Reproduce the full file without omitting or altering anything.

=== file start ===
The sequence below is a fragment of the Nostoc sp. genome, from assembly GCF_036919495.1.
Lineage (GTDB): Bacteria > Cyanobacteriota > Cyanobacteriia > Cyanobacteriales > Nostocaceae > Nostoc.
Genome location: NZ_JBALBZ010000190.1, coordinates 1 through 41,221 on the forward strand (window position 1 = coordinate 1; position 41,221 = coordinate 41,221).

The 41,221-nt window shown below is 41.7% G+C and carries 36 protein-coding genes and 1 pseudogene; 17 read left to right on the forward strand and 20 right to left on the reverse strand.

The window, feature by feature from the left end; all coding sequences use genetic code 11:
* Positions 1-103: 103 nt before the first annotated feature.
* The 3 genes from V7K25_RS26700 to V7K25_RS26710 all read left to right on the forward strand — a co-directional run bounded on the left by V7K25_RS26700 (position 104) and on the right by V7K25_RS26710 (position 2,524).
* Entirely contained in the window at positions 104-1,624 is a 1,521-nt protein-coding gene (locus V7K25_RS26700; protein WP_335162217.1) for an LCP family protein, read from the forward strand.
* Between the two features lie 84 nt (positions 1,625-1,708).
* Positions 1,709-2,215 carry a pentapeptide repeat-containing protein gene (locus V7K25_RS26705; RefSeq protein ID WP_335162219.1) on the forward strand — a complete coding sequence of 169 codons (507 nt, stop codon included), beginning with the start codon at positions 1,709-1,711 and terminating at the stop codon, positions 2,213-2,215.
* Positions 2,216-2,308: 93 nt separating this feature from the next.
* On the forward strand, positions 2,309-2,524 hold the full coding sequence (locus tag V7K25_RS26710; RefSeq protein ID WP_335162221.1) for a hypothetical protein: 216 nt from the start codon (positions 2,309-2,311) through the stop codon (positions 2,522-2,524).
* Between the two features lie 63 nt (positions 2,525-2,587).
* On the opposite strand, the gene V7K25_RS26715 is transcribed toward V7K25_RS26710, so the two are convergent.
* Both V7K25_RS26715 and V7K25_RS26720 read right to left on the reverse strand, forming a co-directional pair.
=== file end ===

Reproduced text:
The sequence below is a fragment of the Nostoc sp. genome, from assembly GCF_036919495.1.
Lineage (GTDB): Bacteria > Cyanobacteriota > Cyanobacteriia > Cyanobacteriales > Nostocaceae > Nostoc.
Genome location: NZ_JBALBZ010000190.1, coordinates 1 through 41,221 on the forward strand (window position 1 = coordinate 1; position 41,221 = coordinate 41,221).

The 41,221-nt window shown below is 41.7% G+C and carries 36 protein-coding genes and 1 pseudogene; 17 read left to right on the forward strand and 20 right to left on the reverse strand.

The window, feature by feature from the left end; all coding sequences use genetic code 11:
* Positions 1-103: 103 nt before the first annotated feature.
* The 3 genes from V7K25_RS26700 to V7K25_RS26710 all read left to right on the forward strand — a co-directional run bounded on the left by V7K25_RS26700 (position 104) and on the right by V7K25_RS26710 (position 2,524).
* Entirely contained in the window at positions 104-1,624 is a 1,521-nt protein-coding gene (locus V7K25_RS26700; protein WP_335162217.1) for an LCP family protein, read from the forward strand.
* Between the two features lie 84 nt (positions 1,625-1,708).
* Positions 1,709-2,215 carry a pentapeptide repeat-containing protein gene (locus V7K25_RS26705; RefSeq protein ID WP_335162219.1) on the forward strand — a complete coding sequence of 169 codons (507 nt, stop codon included), beginning with the start codon at positions 1,709-1,711 and terminating at the stop codon, positions 2,213-2,215.
* Positions 2,216-2,308: 93 nt separating this feature from the next.
* On the forward strand, positions 2,309-2,524 hold the full coding sequence (locus tag V7K25_RS26710; RefSeq protein ID WP_335162221.1) for a hypothetical protein: 216 nt from the start codon (positions 2,309-2,311) through the stop codon (positions 2,522-2,524).
* Between the two features lie 63 nt (positions 2,525-2,587).
* On the opposite strand, the gene V7K25_RS26715 is transcribed toward V7K25_RS26710, so the two are convergent.
* Both V7K25_RS26715 and V7K25_RS26720 read right to left on the reverse strand, forming a co-directional pair.